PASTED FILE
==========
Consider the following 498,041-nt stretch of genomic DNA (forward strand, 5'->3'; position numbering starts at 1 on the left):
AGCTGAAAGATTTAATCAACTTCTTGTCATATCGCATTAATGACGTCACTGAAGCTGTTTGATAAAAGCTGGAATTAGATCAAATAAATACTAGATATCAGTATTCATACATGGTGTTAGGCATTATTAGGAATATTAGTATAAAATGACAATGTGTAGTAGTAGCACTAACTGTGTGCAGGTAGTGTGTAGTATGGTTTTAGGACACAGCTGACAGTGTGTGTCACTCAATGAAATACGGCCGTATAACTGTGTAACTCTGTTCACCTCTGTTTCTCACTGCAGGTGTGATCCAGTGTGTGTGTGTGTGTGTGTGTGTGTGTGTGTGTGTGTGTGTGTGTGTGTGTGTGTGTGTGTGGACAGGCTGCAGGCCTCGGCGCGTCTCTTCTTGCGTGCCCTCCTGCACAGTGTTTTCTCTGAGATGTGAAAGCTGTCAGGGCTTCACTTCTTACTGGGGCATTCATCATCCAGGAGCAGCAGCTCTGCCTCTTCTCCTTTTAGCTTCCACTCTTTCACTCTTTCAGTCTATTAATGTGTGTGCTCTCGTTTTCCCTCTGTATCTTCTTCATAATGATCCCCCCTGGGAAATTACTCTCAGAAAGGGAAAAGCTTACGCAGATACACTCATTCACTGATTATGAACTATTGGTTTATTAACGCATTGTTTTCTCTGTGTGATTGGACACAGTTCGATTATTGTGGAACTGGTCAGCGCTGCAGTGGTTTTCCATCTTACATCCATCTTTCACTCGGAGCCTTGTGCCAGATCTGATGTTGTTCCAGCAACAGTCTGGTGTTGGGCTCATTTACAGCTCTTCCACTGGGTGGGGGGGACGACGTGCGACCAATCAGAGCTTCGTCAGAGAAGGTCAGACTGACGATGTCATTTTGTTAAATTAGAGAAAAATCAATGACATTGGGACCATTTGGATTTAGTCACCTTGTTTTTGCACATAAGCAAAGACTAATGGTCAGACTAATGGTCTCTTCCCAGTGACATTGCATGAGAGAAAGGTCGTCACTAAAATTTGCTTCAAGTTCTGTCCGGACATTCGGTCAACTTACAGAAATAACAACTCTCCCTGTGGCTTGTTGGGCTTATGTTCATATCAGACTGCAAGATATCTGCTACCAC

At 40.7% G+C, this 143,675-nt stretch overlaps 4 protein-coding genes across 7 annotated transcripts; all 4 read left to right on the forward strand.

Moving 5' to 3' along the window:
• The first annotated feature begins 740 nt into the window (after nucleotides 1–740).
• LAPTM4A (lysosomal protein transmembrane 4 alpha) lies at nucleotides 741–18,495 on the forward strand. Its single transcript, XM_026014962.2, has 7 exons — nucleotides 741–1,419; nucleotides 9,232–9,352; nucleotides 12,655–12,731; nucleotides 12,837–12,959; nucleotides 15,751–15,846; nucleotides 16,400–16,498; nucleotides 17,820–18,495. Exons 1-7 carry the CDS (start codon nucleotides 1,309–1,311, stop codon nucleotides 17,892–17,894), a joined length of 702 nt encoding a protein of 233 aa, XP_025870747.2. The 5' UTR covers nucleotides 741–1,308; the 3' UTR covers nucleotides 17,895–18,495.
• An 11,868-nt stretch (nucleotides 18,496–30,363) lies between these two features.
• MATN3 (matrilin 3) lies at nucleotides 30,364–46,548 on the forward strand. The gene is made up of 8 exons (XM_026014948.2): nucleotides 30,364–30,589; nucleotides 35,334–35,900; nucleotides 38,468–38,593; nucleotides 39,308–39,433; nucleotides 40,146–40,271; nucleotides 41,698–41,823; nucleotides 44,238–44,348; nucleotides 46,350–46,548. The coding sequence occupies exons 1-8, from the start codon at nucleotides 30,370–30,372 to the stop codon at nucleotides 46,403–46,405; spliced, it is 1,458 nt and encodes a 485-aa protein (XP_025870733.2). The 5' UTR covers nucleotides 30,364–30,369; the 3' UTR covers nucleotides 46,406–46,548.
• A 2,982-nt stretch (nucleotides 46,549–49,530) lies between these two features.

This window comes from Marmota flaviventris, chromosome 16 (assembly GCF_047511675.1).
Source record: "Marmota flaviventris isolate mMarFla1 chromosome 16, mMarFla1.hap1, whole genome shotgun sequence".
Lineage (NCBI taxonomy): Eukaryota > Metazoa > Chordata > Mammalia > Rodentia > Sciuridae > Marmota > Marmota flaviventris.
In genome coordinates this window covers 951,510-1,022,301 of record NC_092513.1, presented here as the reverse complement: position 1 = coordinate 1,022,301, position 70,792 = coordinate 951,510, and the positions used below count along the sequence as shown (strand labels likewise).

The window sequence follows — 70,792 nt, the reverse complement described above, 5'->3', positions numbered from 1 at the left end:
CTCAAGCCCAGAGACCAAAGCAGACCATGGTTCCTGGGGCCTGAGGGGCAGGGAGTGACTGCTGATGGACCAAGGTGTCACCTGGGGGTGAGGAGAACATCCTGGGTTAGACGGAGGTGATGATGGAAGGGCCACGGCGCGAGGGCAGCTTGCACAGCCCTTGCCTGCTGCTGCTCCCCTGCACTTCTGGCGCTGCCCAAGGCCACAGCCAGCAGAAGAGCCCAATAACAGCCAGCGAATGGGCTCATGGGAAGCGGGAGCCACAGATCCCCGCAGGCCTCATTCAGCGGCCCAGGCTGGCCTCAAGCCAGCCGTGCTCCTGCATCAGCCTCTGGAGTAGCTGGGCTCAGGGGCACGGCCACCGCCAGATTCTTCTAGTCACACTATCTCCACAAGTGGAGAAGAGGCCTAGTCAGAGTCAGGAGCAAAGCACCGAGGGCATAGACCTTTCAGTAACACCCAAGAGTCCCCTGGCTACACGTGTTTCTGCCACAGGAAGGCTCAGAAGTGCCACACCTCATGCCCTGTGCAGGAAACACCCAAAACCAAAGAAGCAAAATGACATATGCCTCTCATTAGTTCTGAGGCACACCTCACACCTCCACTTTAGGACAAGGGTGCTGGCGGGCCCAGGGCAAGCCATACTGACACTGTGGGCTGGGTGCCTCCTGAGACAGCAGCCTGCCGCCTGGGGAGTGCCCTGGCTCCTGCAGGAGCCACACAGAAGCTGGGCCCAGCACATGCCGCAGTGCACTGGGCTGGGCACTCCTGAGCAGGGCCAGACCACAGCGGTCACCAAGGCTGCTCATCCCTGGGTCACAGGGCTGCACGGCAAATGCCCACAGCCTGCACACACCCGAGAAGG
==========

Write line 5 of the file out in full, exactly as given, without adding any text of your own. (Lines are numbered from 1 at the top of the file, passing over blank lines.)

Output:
• The first annotated feature begins 740 nt into the window (after nucleotides 1–740).